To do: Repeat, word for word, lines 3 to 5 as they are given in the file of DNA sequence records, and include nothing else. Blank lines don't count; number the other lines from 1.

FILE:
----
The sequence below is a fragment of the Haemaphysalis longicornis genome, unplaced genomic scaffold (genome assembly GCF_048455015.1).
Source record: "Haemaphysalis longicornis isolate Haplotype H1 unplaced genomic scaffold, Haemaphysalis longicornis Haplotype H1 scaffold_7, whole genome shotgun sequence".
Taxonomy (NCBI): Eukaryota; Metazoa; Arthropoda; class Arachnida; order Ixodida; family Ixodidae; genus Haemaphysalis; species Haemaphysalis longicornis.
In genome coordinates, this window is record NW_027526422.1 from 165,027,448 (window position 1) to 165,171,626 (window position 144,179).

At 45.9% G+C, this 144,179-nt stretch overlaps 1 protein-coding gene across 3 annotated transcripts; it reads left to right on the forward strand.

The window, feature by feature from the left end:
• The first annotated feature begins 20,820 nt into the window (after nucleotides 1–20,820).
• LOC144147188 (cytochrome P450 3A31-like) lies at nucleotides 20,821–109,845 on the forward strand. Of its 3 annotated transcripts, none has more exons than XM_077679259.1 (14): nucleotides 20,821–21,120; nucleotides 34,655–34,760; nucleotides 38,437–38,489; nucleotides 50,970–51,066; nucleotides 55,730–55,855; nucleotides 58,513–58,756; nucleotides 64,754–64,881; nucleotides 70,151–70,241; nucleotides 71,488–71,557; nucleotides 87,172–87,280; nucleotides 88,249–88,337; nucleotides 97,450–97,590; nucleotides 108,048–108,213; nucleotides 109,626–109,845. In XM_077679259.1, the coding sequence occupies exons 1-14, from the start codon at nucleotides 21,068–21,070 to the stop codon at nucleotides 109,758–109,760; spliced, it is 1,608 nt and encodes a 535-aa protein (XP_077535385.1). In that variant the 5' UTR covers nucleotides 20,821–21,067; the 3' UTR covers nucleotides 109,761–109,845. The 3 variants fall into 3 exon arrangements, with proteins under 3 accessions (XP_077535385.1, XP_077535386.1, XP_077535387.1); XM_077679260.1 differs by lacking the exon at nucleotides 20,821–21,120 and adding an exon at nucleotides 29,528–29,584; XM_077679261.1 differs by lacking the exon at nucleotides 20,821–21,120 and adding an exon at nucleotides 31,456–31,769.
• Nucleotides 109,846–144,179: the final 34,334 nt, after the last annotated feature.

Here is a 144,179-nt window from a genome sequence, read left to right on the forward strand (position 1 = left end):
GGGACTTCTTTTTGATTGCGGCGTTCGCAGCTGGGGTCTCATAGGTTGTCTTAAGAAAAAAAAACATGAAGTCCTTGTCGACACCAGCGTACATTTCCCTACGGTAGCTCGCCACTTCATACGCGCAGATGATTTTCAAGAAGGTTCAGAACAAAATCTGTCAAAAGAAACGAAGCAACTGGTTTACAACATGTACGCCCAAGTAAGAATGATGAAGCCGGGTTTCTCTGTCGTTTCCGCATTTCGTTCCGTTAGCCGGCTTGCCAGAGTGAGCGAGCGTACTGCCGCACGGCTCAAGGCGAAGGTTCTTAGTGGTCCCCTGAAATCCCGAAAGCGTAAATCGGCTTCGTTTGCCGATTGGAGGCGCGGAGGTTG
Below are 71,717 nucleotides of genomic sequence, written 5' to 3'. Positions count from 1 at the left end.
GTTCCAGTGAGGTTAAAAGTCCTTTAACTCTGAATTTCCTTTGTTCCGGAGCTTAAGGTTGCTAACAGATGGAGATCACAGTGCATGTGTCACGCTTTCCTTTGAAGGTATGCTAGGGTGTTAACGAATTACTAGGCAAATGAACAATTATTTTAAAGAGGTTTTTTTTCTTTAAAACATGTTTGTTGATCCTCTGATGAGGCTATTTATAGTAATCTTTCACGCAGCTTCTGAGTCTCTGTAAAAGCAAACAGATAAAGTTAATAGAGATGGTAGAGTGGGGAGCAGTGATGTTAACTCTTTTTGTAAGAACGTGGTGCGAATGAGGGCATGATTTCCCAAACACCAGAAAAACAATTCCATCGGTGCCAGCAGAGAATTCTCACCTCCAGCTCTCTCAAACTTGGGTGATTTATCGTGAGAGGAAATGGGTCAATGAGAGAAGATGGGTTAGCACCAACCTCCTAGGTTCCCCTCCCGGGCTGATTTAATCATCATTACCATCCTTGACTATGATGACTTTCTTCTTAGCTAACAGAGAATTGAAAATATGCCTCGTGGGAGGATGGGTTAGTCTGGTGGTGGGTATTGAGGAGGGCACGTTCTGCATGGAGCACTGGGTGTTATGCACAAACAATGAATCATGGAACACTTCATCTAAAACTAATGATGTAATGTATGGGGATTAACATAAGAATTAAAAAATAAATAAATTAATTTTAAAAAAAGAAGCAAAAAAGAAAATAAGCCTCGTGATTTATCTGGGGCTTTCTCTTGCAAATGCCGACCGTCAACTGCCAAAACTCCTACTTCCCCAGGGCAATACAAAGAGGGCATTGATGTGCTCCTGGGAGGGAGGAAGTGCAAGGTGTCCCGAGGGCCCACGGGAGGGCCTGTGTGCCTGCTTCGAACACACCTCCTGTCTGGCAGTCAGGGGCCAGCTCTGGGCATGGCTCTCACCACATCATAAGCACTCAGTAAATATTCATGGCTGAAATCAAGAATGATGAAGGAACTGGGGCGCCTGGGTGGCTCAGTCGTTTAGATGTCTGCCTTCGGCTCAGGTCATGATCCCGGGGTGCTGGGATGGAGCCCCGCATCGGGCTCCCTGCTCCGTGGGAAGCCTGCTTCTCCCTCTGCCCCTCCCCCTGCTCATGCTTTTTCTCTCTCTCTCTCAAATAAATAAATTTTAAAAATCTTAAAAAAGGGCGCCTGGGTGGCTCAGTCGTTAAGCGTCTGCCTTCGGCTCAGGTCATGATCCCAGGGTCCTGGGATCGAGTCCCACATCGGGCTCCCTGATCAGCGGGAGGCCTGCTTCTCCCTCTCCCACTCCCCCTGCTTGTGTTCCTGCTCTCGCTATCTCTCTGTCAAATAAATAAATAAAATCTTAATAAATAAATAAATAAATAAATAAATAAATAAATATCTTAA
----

Taxonomy (NCBI): Eukaryota; Metazoa; Arthropoda; class Arachnida; order Ixodida; family Ixodidae; genus Haemaphysalis; species Haemaphysalis longicornis.
In genome coordinates, this window is record NW_027526422.1 from 165,027,448 (window position 1) to 165,171,626 (window position 144,179).

At 45.9% G+C, this 144,179-nt stretch overlaps 1 protein-coding gene across 3 annotated transcripts; it reads left to right on the forward strand.